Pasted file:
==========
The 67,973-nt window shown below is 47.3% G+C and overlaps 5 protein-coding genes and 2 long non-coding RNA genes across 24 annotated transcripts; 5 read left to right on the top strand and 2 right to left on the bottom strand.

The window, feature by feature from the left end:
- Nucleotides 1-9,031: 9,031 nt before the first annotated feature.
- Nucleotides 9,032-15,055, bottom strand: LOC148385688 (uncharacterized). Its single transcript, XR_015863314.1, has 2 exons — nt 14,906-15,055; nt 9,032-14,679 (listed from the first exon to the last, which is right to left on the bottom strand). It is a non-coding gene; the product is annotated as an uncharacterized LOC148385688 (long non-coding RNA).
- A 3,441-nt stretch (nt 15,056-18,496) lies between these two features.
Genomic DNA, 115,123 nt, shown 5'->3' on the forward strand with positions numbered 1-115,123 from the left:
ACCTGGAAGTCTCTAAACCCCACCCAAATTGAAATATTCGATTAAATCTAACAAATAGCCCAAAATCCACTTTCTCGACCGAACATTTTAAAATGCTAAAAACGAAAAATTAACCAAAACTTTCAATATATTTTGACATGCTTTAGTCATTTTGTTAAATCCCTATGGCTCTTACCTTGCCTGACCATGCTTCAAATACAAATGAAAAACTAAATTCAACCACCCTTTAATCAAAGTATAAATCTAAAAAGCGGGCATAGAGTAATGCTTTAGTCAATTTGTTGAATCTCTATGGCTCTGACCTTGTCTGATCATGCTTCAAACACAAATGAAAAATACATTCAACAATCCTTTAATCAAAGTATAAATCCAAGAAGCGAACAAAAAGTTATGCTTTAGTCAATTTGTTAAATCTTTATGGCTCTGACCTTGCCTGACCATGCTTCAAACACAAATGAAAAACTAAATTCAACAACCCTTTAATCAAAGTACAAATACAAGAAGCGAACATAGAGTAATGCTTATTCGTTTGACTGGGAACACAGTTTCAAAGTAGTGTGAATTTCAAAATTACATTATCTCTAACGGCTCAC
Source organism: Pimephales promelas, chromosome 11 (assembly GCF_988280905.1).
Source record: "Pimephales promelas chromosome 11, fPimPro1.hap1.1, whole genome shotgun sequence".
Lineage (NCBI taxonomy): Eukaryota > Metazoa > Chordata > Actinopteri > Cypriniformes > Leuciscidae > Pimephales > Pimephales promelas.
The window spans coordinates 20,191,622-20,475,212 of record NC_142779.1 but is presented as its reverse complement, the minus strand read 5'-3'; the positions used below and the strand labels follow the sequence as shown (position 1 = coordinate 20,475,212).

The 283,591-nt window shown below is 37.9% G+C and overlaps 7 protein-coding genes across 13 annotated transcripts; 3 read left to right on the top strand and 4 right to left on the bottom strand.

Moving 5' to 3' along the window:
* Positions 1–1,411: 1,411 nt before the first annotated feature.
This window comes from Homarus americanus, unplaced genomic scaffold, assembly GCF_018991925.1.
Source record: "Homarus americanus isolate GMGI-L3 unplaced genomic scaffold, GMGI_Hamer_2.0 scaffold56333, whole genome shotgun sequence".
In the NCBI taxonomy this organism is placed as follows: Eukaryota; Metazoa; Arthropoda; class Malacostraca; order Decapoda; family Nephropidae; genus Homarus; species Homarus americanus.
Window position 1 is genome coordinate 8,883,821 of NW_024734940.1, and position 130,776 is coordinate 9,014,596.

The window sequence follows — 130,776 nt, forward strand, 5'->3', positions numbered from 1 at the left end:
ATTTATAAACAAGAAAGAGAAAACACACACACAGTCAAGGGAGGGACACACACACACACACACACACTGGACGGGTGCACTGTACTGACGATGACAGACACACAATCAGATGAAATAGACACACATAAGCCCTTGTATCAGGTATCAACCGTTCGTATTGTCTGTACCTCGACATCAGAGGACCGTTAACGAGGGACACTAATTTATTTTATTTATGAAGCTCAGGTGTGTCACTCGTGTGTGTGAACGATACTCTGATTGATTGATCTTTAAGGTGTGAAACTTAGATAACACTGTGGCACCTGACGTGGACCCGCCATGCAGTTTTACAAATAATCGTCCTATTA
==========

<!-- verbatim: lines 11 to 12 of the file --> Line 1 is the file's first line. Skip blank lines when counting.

The window spans coordinates 20,191,622-20,475,212 of record NC_142779.1 but is presented as its reverse complement, the minus strand read 5'-3'; the positions used below and the strand labels follow the sequence as shown (position 1 = coordinate 20,475,212).

The 283,591-nt window shown below is 37.9% G+C and overlaps 7 protein-coding genes across 13 annotated transcripts; 3 read left to right on the top strand and 4 right to left on the bottom strand.